Mendel admitted that he’s a shy guy, but Jost’s personality and his want for everyone on the team to be involved would “bring out my louder side,” he said. “So that was good.”

Another current DU Pioneer and former teammate of Josts, senior forward Liam Finlay says the two go way back. The pair played bantam together when they were 13 years old back in 2011 at the Pursuit of Excellence Bantam Prep in Kelowna, British Columbia. After that the pair linked up again with the Okanagan Rockets, a midget-level league in Kelowna, where Jost was also the assistant captain. To this day, the two meet up in the summers during the offseason.

Finlay says across that timeline, Jost was always known as the “fun guy.”

“We played bantam together and then midget as well, so I know him pretty well,” he said. “He’s one of those guys that likes to have fun, he likes to keep it light. He’s a serious guy when it comes to hockey but he understands that the game is fun and he has to have fun with it. He’s awesome, fun to be around...He just loves the game, he loves being at the rink and just loves being a part of it.”

As all of his former teammates alluded to, Jost was a “lead by example” type of player, through his attitude and performance on and off the ice. Poolman added that Jost’s pure fervor for the game made guys want to follow his lead.

Photo courtesy of Penticton Western News

“He was always the guy at the rink, he wanted to get guys going. Most of the time guys didn’t want to do extra drills but his enthusiasm for the game, it made you want to do it with him,” he said. “He was so energetic, and his involvement in the program — even still four years after he left — still lasts with our class. I’m so glad that he’s doing so well right now.”

Again, from a coaching standpoint, having a player like Jost on your team has countless benefits says coach Berry. Jost was a leader among his teammates, without needing a letter on his jersey to show for it.

“We only had him one year, but he was a guy that invested in his game every single day in practices and in the games,” Berry told me. “For coming in for just one year, he dominated college hockey. He did all the little things right.

“People think when you watch a player on the ice, they think they know a player. But what he does on a daily basis, whether it’s nutrition, watching what he eats, the workouts, pushing himself hard every single day — we call those guys at North Dakota the ‘one-percenters.’ You know, we had (Jonathan) Toews, (Zach) Parise, (T.J.) Oshie — those types of players — those are the one-percenters that push themselves every single day to be an eventual player in the NHL, and I think he’s a one-percenter.”

Before I broke the interviews with each respective player, I asked all of his former teammates one parting question.

What’s one thing the world doesn’t know about Tyson Jost?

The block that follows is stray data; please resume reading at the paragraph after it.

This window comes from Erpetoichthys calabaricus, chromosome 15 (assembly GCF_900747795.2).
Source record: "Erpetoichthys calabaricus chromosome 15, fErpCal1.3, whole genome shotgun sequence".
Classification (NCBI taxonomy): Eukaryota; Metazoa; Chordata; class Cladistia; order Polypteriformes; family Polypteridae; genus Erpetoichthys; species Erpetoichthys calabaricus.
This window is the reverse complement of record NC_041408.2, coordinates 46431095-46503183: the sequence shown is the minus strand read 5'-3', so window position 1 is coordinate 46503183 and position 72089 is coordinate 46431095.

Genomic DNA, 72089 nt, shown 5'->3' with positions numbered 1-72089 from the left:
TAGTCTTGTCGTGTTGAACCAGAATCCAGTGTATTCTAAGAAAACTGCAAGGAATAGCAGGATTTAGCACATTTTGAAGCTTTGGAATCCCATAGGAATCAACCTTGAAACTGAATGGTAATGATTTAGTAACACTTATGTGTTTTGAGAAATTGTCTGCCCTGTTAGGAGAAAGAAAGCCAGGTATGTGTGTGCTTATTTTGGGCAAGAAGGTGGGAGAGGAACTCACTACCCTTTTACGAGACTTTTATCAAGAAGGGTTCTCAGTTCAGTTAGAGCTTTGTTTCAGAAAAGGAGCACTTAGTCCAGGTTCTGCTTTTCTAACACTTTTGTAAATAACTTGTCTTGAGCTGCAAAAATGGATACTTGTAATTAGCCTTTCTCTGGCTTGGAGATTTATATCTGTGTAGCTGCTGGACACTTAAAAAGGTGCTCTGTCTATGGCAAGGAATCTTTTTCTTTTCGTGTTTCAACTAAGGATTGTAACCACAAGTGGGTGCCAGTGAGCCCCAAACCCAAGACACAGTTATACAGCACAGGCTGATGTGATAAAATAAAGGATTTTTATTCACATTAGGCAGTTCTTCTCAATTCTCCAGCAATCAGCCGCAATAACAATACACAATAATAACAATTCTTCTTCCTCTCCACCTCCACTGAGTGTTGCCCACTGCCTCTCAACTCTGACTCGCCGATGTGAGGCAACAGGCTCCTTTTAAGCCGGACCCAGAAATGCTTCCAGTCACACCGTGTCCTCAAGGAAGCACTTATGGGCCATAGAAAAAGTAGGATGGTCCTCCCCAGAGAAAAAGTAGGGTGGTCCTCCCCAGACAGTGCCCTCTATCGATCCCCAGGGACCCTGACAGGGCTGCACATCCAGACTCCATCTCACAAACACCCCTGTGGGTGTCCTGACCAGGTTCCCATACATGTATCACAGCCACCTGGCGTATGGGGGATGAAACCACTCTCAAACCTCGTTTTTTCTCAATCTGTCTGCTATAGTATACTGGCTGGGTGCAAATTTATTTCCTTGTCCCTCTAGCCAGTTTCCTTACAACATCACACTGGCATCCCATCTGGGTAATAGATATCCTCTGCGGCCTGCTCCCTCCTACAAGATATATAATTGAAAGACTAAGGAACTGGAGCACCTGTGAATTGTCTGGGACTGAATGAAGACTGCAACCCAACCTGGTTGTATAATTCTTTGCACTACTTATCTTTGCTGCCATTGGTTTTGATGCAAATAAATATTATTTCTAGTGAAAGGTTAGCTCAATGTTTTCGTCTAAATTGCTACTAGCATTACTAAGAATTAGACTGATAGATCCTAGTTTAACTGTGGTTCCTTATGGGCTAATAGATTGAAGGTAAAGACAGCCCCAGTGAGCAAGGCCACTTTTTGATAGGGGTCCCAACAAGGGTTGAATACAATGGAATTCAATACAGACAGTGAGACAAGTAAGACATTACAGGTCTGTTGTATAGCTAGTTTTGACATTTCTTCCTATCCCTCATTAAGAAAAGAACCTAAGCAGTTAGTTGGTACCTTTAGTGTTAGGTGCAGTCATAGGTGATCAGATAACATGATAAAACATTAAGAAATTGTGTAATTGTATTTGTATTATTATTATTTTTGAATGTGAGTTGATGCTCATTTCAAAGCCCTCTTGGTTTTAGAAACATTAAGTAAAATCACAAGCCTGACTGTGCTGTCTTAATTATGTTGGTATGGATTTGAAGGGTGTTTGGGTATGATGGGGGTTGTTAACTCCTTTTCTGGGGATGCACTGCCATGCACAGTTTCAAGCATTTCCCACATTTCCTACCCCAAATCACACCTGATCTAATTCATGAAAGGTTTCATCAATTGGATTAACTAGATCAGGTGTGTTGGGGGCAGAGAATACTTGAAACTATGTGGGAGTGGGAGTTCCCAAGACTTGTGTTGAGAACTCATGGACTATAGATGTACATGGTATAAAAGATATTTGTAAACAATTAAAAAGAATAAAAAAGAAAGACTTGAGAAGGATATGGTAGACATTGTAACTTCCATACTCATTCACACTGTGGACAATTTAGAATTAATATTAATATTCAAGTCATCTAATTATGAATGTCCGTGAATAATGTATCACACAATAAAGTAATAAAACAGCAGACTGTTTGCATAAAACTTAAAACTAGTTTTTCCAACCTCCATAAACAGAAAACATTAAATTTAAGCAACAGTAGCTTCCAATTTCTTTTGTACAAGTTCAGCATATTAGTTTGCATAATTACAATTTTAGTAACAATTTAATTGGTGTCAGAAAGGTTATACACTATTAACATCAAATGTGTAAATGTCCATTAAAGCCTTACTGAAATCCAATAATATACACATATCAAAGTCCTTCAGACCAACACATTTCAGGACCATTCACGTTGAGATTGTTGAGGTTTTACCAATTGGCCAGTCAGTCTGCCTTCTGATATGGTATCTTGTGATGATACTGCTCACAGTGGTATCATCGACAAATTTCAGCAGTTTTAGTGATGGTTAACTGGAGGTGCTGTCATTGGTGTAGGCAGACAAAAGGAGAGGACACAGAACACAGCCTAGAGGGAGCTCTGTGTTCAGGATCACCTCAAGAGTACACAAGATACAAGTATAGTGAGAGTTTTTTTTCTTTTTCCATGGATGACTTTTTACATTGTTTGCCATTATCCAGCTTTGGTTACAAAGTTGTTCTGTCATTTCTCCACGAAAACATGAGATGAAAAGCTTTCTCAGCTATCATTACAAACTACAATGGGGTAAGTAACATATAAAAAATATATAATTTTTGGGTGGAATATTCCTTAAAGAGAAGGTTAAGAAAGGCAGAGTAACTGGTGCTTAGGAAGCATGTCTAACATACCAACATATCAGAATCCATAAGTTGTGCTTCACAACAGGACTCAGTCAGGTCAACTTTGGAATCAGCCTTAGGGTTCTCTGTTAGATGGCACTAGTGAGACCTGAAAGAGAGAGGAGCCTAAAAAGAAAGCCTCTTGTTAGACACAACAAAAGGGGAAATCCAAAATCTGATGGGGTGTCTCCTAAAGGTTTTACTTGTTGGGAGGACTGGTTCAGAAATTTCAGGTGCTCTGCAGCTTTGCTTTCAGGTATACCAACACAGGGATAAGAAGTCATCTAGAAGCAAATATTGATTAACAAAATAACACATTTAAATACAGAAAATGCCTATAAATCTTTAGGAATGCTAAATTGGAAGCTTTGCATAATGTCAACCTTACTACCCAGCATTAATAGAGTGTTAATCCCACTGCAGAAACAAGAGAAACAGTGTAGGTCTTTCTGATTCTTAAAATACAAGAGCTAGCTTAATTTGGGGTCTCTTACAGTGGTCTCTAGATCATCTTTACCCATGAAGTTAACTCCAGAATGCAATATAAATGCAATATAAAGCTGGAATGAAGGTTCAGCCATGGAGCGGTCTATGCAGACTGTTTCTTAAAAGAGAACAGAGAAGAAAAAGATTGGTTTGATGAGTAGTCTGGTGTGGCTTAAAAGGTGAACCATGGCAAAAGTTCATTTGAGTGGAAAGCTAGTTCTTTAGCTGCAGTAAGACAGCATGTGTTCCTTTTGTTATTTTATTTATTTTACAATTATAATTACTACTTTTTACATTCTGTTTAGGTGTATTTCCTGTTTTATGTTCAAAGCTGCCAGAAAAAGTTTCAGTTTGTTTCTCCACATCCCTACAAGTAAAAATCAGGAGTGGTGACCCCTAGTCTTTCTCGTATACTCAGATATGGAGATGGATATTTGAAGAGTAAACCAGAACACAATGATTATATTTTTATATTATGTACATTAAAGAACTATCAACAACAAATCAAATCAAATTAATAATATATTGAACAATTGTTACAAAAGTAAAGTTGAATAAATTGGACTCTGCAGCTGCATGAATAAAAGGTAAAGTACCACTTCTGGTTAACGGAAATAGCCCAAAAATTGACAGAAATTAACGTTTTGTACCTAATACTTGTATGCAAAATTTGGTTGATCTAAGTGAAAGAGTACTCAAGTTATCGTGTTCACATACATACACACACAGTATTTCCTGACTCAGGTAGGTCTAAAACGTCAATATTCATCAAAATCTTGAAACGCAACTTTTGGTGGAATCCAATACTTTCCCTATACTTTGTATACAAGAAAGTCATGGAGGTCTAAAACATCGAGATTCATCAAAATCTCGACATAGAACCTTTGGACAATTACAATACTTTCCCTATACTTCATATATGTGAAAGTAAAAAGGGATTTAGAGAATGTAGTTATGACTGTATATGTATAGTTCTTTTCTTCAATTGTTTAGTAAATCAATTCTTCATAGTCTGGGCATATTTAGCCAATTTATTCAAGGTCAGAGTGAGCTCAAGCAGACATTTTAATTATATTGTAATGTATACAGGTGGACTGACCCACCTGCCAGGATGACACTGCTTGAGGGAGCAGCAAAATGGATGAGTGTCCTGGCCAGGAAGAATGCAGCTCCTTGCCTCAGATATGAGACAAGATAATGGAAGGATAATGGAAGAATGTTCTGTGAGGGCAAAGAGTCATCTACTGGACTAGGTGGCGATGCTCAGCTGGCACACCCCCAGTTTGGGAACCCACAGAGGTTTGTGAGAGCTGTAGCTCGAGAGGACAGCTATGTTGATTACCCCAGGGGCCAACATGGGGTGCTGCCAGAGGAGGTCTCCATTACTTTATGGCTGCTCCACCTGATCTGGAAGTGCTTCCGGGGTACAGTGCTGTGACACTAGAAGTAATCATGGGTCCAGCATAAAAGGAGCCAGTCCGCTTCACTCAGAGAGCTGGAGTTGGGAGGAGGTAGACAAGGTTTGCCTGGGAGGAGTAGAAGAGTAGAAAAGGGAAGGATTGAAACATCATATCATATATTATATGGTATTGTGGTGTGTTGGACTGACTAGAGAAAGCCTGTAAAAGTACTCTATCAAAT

“I don’t know if you guys know, but he’s a pretty good dancer,” said Poolman. “I don’t like to admit it, but ask him to show you some dance moves and he’s got a couple little shakes and shimmies that he’s pretty good at. He’s a good dancer, that’s what I remember.”

Bowen says it’s true, adding “He can break it down pretty good. It’s funny when he gets going.”

Finlay respectfully disagreed.

“I don’t know if I’d say great dancer,” he laughed. “I’d say he works hard at it.”

Finlay also added that behind his fun and energetic demeanor lies a softer side to Jost.

“I’d say he’s a softy,” Finlay revealed. “I don’t know, he puts on this front but he’s really a kind-hearted kid. He’s just like a really soft guy, he’s fun to be around and he’s fun to hang out with.”

Dixon Bowen — who I should remind you roomed with Jost as a freshman at North Dakota — revealed some more personal details about his former roommate.

“He’s color-blind. Does everyone know that?,” he said, before he revealed some messier details about his old roomie.

“He never changes his boxers,” Bowen added, to which I was unable to discern if he was joking or not, but I can only assume he was — or at least, I hope.

“Yeah, he’s a pretty messy guy,” Bowen chuckled. “He gets to bed early, too, he’s pretty disciplined...but it was fun to be around him.”

The revelation that Jost is a messy roommate is not a surprise. J.T. Compher, who roomed with Jost during the 2017-18 season, told me the same thing when I spoke with him that year.

“Josty’s room is the messiest for sure,” Compher told me. “...but Josty is the best cook though.”

Messiness and personal hygiene aside, above all, it’s clear Jost is adored and admired by his teammates, past and present, and it’s easy to see why.

Still, the question remains: How does one get their hands on a Tyson Jost dancing video?

UPDATE: We’ve found some Jost dancing video.